Characterization of GNSS Threats

Thursday | 1:50 - 2:10 pm

Security has become the most important requirement for critical infrastructure operations. Any device connected to critical infrastructure can become a target for exploitation and needs to be as secure as possible.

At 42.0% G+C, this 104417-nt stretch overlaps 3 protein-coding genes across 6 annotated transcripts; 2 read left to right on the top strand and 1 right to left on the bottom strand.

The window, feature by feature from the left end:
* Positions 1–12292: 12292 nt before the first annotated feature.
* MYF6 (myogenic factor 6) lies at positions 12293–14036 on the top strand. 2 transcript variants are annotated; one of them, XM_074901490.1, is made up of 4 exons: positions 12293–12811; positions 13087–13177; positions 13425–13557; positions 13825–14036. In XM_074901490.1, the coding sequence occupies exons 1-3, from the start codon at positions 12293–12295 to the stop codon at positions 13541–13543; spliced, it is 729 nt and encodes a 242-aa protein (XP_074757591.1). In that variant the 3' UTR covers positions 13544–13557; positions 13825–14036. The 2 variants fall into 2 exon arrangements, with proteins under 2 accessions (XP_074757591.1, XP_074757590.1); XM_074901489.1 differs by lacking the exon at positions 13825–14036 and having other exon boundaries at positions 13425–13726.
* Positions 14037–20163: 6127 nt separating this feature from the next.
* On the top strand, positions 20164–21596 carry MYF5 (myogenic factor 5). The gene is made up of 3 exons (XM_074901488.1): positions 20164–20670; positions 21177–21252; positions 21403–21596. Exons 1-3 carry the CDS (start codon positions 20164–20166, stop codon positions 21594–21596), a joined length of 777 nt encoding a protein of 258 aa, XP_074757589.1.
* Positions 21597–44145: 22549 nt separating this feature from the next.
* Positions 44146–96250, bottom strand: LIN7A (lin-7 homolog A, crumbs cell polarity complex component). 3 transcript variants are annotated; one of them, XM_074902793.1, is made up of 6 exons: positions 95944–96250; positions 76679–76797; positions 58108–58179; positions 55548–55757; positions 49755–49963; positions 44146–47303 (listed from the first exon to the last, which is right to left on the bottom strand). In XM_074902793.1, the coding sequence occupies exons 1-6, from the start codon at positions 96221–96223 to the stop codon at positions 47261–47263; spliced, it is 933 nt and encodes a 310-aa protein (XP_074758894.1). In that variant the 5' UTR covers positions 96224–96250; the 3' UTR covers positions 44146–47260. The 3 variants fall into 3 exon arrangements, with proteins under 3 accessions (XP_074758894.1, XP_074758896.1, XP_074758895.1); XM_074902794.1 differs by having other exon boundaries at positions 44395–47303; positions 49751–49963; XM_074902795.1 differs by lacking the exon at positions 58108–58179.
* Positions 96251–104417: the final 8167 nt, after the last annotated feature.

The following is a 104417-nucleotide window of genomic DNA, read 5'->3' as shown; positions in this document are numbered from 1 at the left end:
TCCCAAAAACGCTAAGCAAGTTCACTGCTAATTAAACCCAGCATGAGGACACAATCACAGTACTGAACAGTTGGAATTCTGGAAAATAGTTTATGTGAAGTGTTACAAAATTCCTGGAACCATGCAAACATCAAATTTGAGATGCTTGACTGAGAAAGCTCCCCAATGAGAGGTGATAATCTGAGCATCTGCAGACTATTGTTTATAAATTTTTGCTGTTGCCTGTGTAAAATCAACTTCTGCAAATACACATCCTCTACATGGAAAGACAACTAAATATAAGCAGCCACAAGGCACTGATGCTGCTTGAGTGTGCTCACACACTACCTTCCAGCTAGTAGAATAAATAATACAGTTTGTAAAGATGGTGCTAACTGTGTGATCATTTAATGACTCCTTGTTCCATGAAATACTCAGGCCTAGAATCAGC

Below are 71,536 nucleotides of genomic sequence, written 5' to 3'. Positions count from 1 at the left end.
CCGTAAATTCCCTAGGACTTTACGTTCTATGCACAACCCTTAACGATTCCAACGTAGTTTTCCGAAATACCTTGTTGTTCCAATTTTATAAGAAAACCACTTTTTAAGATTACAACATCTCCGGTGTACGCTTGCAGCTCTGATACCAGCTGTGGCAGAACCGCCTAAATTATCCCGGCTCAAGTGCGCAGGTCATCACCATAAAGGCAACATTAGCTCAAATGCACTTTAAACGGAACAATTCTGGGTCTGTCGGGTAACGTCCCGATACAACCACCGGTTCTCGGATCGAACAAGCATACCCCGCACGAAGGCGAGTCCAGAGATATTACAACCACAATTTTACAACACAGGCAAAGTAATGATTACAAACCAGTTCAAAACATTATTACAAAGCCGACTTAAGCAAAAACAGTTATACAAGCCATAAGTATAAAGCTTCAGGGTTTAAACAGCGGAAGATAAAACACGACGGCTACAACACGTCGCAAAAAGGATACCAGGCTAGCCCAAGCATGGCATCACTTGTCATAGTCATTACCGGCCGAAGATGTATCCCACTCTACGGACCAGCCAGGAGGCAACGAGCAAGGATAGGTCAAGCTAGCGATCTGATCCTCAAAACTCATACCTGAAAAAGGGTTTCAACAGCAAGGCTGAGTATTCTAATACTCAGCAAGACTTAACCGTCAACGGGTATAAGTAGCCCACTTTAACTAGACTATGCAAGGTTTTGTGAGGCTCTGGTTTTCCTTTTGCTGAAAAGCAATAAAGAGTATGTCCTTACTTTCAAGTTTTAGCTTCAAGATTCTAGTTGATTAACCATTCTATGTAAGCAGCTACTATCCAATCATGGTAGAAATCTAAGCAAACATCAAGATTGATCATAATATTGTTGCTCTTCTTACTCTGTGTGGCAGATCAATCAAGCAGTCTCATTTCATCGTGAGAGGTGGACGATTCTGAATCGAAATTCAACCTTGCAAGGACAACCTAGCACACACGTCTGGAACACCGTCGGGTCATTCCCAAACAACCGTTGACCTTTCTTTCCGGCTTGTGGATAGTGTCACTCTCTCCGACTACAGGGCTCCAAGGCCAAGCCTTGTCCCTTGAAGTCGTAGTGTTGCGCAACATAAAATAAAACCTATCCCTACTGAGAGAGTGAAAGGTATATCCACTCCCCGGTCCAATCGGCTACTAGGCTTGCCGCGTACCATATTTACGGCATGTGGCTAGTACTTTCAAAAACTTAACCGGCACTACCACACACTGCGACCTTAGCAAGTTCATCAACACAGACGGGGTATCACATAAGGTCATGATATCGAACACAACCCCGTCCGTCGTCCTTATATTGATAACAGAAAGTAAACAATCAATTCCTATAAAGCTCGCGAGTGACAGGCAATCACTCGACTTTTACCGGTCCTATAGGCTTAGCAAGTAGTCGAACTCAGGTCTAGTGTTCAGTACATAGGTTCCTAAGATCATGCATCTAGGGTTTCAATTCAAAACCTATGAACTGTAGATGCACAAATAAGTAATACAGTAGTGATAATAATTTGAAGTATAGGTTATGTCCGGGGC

Targeting network connected devices with cyber-attacks is a well-known attack vector, even understood by the typical user of mobile devices and computers. However, the rapid growth of using position, navigation and time (PNT) delivered by GNSS has become a new “invisible utility” used in our daily lives that has also become a new threat vector from the sky. Like network security threats, new GNSS vulnerabilities are on the rise and these threats come in many forms. Sky based threats generally referred to as jamming and spoofing can come in varying levels of complexity and can be intentional or unintentional threats such as satellite errors, environmental effects and weather anomalies. Given the low power level of the GNSS signal, a situation of havoc for PNT delivered GNSS is now considered imminent by national agencies across the globe. With all the concern surrounding this new threat, at the technical level, exactly how are GNSS signals disrupted? What do these signal anomalies look like? This paper will discuss the growing range of GNSS threats and provide examples of the types of signal characteristics that threaten PNT data delivered by GNSS.